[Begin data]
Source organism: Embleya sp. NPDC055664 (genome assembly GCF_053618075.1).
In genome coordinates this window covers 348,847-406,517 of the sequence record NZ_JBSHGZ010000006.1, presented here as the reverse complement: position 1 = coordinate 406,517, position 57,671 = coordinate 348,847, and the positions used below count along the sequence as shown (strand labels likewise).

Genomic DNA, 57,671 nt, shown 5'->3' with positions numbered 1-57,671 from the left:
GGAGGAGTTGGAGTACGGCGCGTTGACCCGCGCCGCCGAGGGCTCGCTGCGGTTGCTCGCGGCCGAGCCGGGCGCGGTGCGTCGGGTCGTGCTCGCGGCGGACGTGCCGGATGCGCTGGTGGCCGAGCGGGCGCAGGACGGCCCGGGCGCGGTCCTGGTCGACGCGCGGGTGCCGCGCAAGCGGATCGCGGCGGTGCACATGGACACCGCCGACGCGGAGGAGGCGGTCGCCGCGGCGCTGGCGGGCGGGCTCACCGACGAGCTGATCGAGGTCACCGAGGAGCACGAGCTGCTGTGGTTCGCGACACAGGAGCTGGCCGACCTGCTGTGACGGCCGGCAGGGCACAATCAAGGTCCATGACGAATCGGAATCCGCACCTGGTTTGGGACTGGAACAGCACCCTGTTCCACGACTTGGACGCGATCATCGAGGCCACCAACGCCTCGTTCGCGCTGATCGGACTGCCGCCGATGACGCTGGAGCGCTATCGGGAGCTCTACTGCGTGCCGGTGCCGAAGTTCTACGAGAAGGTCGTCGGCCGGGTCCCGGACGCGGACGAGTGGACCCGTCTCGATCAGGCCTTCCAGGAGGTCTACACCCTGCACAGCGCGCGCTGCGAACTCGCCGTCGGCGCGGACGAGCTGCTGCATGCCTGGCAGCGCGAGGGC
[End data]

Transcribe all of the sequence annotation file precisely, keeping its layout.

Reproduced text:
Source organism: Embleya sp. NPDC055664 (genome assembly GCF_053618075.1).
In genome coordinates this window covers 348,847-406,517 of the sequence record NZ_JBSHGZ010000006.1, presented here as the reverse complement: position 1 = coordinate 406,517, position 57,671 = coordinate 348,847, and the positions used below count along the sequence as shown (strand labels likewise).

Genomic DNA, 57,671 nt, shown 5'->3' with positions numbered 1-57,671 from the left:
GGAGGAGTTGGAGTACGGCGCGTTGACCCGCGCCGCCGAGGGCTCGCTGCGGTTGCTCGCGGCCGAGCCGGGCGCGGTGCGTCGGGTCGTGCTCGCGGCGGACGTGCCGGATGCGCTGGTGGCCGAGCGGGCGCAGGACGGCCCGGGCGCGGTCCTGGTCGACGCGCGGGTGCCGCGCAAGCGGATCGCGGCGGTGCACATGGACACCGCCGACGCGGAGGAGGCGGTCGCCGCGGCGCTGGCGGGCGGGCTCACCGACGAGCTGATCGAGGTCACCGAGGAGCACGAGCTGCTGTGGTTCGCGACACAGGAGCTGGCCGACCTGCTGTGACGGCCGGCAGGGCACAATCAAGGTCCATGACGAATCGGAATCCGCACCTGGTTTGGGACTGGAACAGCACCCTGTTCCACGACTTGGACGCGATCATCGAGGCCACCAACGCCTCGTTCGCGCTGATCGGACTGCCGCCGATGACGCTGGAGCGCTATCGGGAGCTCTACTGCGTGCCGGTGCCGAAGTTCTACGAGAAGGTCGTCGGCCGGGTCCCGGACGCGGACGAGTGGACCCGTCTCGATCAGGCCTTCCAGGAGGTCTACACCCTGCACAGCGCGCGCTGCGAACTCGCCGTCGGCGCGGACGAGCTGCTGCATGCCTGGCAGCGCGAGGGC